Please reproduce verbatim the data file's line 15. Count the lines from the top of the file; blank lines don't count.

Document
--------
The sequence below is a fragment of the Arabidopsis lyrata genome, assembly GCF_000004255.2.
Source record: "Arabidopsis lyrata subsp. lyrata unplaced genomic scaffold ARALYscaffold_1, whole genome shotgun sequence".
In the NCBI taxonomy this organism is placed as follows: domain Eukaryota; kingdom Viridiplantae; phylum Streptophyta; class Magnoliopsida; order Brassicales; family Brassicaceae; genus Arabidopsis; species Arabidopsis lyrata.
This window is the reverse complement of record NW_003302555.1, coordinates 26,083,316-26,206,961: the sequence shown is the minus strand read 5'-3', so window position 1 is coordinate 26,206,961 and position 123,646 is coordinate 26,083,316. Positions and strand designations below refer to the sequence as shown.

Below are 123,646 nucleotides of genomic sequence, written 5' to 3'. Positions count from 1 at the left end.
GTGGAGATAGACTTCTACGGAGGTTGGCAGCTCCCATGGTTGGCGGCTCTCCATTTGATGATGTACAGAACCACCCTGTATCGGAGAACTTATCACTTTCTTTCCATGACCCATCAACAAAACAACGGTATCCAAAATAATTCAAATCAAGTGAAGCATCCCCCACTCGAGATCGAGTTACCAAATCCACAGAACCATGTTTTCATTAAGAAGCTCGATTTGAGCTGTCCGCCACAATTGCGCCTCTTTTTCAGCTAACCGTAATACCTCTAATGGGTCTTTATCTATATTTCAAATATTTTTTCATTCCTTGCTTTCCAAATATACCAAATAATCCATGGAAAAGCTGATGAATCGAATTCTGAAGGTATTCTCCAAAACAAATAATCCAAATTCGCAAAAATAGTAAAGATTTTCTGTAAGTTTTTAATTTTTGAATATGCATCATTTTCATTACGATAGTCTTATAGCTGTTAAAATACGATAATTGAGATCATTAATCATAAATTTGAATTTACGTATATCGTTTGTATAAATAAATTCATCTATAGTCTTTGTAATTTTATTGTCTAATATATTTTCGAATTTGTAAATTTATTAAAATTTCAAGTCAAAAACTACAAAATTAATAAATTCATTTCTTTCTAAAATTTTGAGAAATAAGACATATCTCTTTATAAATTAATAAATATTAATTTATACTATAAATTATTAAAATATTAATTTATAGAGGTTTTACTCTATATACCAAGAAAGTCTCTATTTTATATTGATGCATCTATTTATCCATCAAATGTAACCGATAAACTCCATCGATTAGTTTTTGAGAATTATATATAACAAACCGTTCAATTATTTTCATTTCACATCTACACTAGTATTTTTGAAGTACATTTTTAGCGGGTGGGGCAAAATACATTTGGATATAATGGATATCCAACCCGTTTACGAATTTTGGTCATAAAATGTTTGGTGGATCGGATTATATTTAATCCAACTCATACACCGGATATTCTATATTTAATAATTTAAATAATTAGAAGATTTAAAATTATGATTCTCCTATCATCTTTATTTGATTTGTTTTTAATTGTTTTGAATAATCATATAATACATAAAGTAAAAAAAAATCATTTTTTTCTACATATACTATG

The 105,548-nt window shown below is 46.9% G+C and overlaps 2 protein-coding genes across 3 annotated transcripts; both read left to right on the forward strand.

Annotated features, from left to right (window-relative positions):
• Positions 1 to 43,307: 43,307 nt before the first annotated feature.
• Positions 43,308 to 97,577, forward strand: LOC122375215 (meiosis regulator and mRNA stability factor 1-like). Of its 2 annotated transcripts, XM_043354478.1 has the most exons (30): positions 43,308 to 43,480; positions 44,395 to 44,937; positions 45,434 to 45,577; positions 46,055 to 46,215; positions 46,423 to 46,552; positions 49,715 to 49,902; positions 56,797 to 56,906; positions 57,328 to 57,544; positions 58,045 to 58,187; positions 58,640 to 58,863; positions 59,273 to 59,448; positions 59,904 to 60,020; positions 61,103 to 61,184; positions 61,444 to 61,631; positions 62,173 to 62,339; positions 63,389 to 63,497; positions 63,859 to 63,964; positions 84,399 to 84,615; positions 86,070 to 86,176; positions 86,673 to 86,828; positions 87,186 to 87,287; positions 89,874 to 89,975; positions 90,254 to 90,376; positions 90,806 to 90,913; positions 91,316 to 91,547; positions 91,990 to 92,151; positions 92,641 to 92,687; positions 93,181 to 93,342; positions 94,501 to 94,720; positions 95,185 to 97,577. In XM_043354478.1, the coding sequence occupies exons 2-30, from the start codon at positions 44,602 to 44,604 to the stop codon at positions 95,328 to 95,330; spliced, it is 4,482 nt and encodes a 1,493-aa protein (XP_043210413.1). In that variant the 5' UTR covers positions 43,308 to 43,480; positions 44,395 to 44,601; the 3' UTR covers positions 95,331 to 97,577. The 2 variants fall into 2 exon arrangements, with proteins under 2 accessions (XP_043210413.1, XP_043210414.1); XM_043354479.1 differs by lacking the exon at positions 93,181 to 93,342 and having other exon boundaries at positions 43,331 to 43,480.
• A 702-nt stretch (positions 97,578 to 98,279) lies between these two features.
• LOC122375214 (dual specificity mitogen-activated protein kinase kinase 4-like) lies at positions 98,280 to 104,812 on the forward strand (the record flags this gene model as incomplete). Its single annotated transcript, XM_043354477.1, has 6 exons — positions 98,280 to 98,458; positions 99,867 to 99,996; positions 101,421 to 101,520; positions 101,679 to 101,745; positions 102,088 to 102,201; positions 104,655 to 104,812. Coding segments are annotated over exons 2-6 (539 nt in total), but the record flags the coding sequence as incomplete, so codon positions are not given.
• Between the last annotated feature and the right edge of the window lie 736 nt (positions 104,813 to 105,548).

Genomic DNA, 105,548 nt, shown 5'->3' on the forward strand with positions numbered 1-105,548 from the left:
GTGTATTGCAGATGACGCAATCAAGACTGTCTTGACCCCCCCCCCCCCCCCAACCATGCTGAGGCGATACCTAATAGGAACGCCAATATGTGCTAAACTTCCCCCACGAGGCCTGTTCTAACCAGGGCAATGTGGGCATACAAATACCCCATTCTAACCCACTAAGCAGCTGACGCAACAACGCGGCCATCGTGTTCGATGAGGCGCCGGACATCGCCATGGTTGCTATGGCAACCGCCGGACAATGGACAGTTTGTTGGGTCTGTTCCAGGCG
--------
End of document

GTGTATTGCAGATGACGCAATCAAGACTGTCTTGACCCCCCCCCCCCCCCCAACCATGCTGAGGCGATACCTAATAGGAACGCCAATATGTGCTAAACTTCCCCCACGAGGCCTGTTCTAACCAGGGCAATGTGGGCATACAAATACCCCATTCTAACCCACTAAGCAGCTGACGCAACAACGCGGCCATCGTGTTCGATGAGGCGCCGGACATCGCCATGGTTGCTATGGCAACCGCCGGACAATGGACAGTTTGTTGGGTCTGTTCCAGGCG